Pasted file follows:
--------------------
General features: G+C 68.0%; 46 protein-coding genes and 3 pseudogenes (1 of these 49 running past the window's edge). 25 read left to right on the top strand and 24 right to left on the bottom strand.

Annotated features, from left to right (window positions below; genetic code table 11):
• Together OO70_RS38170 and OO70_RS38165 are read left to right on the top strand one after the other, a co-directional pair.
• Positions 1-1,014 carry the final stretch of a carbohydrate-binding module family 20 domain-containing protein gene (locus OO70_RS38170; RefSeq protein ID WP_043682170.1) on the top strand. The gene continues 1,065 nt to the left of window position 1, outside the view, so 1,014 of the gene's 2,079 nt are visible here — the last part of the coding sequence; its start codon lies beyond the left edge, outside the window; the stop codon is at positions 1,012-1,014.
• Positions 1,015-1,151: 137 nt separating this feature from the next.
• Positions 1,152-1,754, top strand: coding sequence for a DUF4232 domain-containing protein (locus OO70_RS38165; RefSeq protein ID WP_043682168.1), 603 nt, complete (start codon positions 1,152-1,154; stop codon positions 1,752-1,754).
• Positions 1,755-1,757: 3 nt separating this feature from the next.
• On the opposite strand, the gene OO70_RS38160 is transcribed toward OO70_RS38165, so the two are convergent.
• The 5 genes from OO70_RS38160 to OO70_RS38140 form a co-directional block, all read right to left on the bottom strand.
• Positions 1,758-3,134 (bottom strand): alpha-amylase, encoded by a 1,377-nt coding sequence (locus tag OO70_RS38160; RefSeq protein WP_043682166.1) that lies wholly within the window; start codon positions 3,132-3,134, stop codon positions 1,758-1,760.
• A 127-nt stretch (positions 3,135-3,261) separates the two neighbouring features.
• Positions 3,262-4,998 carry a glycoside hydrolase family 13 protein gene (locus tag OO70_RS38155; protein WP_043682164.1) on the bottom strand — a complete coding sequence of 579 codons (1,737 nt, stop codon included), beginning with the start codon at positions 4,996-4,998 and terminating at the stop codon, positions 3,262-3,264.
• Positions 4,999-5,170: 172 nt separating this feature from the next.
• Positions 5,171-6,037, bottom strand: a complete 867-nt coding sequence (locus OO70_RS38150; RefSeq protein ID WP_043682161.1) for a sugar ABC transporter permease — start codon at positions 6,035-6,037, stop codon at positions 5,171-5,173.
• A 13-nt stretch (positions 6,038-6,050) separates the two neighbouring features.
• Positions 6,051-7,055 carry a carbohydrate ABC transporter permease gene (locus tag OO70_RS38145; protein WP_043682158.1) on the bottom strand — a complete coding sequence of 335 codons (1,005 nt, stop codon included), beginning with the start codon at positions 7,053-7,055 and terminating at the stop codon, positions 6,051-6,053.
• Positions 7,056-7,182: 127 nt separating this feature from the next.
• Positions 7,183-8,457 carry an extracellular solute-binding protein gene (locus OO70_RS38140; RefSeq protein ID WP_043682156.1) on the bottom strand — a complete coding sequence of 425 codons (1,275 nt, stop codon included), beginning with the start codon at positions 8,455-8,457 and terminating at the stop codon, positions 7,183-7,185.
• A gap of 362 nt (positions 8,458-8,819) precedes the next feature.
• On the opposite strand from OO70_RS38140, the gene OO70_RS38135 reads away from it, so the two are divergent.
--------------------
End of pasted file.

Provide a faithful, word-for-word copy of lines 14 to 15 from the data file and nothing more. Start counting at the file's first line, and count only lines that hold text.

• Positions 5,171-6,037, bottom strand: a complete 867-nt coding sequence (locus OO70_RS38150; RefSeq protein ID WP_043682161.1) for a sugar ABC transporter permease — start codon at positions 6,035-6,037, stop codon at positions 5,171-5,173.
• A 13-nt stretch (positions 6,038-6,050) separates the two neighbouring features.